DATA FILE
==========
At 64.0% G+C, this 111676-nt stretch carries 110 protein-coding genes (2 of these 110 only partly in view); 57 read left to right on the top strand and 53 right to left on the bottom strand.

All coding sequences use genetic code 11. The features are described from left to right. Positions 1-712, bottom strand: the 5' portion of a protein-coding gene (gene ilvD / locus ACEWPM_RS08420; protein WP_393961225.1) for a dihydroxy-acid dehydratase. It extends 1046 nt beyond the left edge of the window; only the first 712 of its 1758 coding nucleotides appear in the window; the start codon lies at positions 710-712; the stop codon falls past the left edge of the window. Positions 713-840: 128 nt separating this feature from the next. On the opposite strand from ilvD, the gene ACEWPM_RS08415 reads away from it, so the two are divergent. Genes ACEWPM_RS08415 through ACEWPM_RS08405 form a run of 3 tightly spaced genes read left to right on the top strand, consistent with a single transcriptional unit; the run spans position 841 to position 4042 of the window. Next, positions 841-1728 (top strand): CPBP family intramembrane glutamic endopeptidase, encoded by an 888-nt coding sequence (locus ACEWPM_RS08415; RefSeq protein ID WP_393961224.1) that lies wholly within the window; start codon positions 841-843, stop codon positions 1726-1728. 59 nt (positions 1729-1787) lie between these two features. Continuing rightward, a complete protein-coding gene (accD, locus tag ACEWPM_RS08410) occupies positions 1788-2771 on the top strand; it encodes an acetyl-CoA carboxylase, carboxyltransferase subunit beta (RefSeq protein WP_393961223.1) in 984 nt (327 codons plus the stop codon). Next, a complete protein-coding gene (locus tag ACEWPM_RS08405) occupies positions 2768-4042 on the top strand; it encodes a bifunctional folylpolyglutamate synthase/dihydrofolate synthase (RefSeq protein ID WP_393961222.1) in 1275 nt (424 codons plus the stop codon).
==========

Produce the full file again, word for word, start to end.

At 64.0% G+C, this 111676-nt stretch carries 110 protein-coding genes (2 of these 110 only partly in view); 57 read left to right on the top strand and 53 right to left on the bottom strand.

All coding sequences use genetic code 11. The features are described from left to right. Positions 1-712, bottom strand: the 5' portion of a protein-coding gene (gene ilvD / locus ACEWPM_RS08420; protein WP_393961225.1) for a dihydroxy-acid dehydratase. It extends 1046 nt beyond the left edge of the window; only the first 712 of its 1758 coding nucleotides appear in the window; the start codon lies at positions 710-712; the stop codon falls past the left edge of the window. Positions 713-840: 128 nt separating this feature from the next. On the opposite strand from ilvD, the gene ACEWPM_RS08415 reads away from it, so the two are divergent. Genes ACEWPM_RS08415 through ACEWPM_RS08405 form a run of 3 tightly spaced genes read left to right on the top strand, consistent with a single transcriptional unit; the run spans position 841 to position 4042 of the window. Next, positions 841-1728 (top strand): CPBP family intramembrane glutamic endopeptidase, encoded by an 888-nt coding sequence (locus ACEWPM_RS08415; RefSeq protein ID WP_393961224.1) that lies wholly within the window; start codon positions 841-843, stop codon positions 1726-1728. 59 nt (positions 1729-1787) lie between these two features. Continuing rightward, a complete protein-coding gene (accD, locus tag ACEWPM_RS08410) occupies positions 1788-2771 on the top strand; it encodes an acetyl-CoA carboxylase, carboxyltransferase subunit beta (RefSeq protein WP_393961223.1) in 984 nt (327 codons plus the stop codon). Next, a complete protein-coding gene (locus tag ACEWPM_RS08405) occupies positions 2768-4042 on the top strand; it encodes a bifunctional folylpolyglutamate synthase/dihydrofolate synthase (RefSeq protein ID WP_393961222.1) in 1275 nt (424 codons plus the stop codon).